Addressing PCBs and Mercury TMDLs in San Francisco Bay through Urban Runoff Treatment Retrofits – CW4CB Pilot Project Results
The Clean Watersheds for a Clean Bay (CW4CB) project was a collaboration among the Bay Area Stormwater Management Agencies Association (BASMAA) member agencies designed to evaluate the effectiveness of stormwater treatment controls (including green infrastructure controls) for PCBs and mercury, pollutants for which there are Total Maximum Daily Load (TMDLs) for the San Francisco Bay. The primary objective of the urban runoff treatment retrofit pilot projects was to select and implement retrofit of representative urban stormwater treatment controls that could be used to evaluate the potential for achieving mercury and PCBs load reductions through treatment control retrofit across the Bay Area. First term San Francisco Bay Area Municipal Regional Permit (MRP) Provisions C.11.e. and C.12.e required the MRP Permittees to identify and conduct treatment control pilot projects in ten locations during the permit term and to document the knowledge and experience gained to provide a basis for determining the scope of implementation of treatment control retrofits in subsequent permit terms. Each county (San Mateo, Contra Costa, Alameda, Santa Clara, and Solano) was required to have at least one selected pilot project location. The 10 resulting pilot projects were designed, constructed, and monitored as part of the CW4CB project and have been grouped into five treatment categories: bioretention, multiple (including pervious pavement and Silva Cells), media filters, hydrodynamic deflector separation (HDS) units, and vegetated swale.
The 10 pilot projects were built between 2010 and 2016 and 8 of the 10 projects were monitored for varying numbers of storm events between 2012 and 2016. Pilot projects were monitored for volume-based performance and pollution reduction performance. Post-construction monitoring included whole-water, time-composite aqueous BMP influent and/or effluent samples, analyzed for PCB congeners, total mercury, total lead, total organic carbon (TOC), SSC, turbidity, TSS, particle size distribution (PSD), volatile suspended solids, and settleable solids. Monitoring also incorporated field filtering for a subset of sampling events and locations. Samples were passed through a 10 µm filter to remove solids (and adsorbed pollutants) and the field-filtered, time composite aqueous samples were subsequently analyzed for PCBs and total mercury.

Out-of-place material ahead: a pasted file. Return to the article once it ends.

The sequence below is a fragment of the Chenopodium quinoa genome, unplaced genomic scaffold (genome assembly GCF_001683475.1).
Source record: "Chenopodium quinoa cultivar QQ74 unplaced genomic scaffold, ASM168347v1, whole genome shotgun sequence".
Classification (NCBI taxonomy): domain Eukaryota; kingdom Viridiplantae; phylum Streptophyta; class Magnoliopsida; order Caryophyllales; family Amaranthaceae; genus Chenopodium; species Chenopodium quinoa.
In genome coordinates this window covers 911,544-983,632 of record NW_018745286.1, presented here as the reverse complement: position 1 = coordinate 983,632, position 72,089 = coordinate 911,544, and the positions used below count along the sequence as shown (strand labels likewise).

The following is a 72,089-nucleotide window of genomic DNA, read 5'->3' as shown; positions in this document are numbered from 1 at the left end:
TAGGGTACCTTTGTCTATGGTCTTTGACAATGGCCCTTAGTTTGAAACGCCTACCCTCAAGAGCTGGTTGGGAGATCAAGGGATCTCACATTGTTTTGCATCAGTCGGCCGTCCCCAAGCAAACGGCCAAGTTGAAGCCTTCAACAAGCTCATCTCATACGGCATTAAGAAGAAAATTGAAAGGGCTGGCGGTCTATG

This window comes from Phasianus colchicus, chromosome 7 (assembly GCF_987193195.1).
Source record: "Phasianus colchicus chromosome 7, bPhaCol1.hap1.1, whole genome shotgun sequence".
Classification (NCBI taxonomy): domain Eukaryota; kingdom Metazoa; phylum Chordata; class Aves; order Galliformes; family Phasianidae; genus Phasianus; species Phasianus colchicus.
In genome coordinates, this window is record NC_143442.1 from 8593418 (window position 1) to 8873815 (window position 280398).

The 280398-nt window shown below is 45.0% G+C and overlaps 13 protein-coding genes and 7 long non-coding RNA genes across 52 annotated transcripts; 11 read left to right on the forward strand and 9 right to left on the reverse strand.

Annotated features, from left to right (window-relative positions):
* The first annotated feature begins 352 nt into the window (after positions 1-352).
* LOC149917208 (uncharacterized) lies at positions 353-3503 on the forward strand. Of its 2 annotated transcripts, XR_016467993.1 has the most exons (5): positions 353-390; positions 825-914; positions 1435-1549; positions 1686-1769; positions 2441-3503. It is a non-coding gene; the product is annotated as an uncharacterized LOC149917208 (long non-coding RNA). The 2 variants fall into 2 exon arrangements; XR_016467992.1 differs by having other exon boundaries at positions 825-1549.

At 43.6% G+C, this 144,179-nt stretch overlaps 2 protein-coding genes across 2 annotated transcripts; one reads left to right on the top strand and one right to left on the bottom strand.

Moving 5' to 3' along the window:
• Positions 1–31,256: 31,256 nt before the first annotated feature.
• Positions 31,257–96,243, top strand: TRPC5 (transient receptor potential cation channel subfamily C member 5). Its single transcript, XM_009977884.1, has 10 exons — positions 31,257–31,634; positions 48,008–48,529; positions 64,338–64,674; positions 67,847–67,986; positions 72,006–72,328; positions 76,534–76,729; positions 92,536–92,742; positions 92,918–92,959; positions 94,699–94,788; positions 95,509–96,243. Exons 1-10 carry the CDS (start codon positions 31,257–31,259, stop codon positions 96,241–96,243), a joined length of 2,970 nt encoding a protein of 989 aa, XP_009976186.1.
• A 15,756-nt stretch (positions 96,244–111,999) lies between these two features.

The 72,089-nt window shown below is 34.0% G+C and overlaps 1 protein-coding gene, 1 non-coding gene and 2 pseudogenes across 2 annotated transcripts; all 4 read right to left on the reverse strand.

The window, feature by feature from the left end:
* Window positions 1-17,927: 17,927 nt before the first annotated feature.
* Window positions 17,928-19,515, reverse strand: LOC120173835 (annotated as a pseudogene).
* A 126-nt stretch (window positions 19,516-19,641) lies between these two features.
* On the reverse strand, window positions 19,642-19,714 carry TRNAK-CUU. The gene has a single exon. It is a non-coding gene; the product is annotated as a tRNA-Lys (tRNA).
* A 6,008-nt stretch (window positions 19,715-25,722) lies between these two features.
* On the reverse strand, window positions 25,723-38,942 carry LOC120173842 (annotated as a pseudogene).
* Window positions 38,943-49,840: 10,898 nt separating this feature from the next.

Monitoring analytical results were evaluated for pollutant load reduction effectiveness. Event based results were examined, along with results combined by monitoring location. Total PCBs were found to be reduced for all locations except one HDS unit and a single bioretention cell in another project, which is believed to have been constructed incorrectly. Total mercury findings were more mixed but were found to be reduced for approximately half of the studies and were found to be increased in only a single bioretention cell, which is believed to have been constructed incorrectly. Cost effectiveness of the use of treatment control measures to achieve TMDL and MRP required PCBs and mercury load reductions was also examined.
This presentation will describe the urban runoff treatment retrofit study portion of the collaborative regional CW4CB project, including treatment retrofit pilot projects, provide evaluaion results for PCBs and mercury load reductions, cost analyses, and summarize lessons learned to help inform future green infrastructure retrofit planning and implementation.
Kelly Havens, P.E., has eight years of experience in management and technical support of projects focusing on urban, industrial, and construction-phase stormwater management, including stormwater BMP sizing, design, and evaluation, NPDES permit compliance, and development of BMP technical guidance manuals.
Lisa Austin, P.E., has over 25 years of experience in water quality and stormwater management. Ms. Austin has in-depth knowledge of industrial and municipal National Pollutant Discharge Elimination System (NPDES) permitting; municipal stormwater program planning and operations; stormwater best management practice (BMP) selection, design, and maintenance; and construction erosion control.
Brian Currier holds B.S. and M.S. degrees in Environmental Engineering from the University of California, Davis, and is a California-licensed Professional Engineer. Brian has been involved in stormwater research since 1997. He is currently a research engineer with the Office of Water Programs and occasionally teaches for the Department of Civil Engineering at California State University, Sacramento.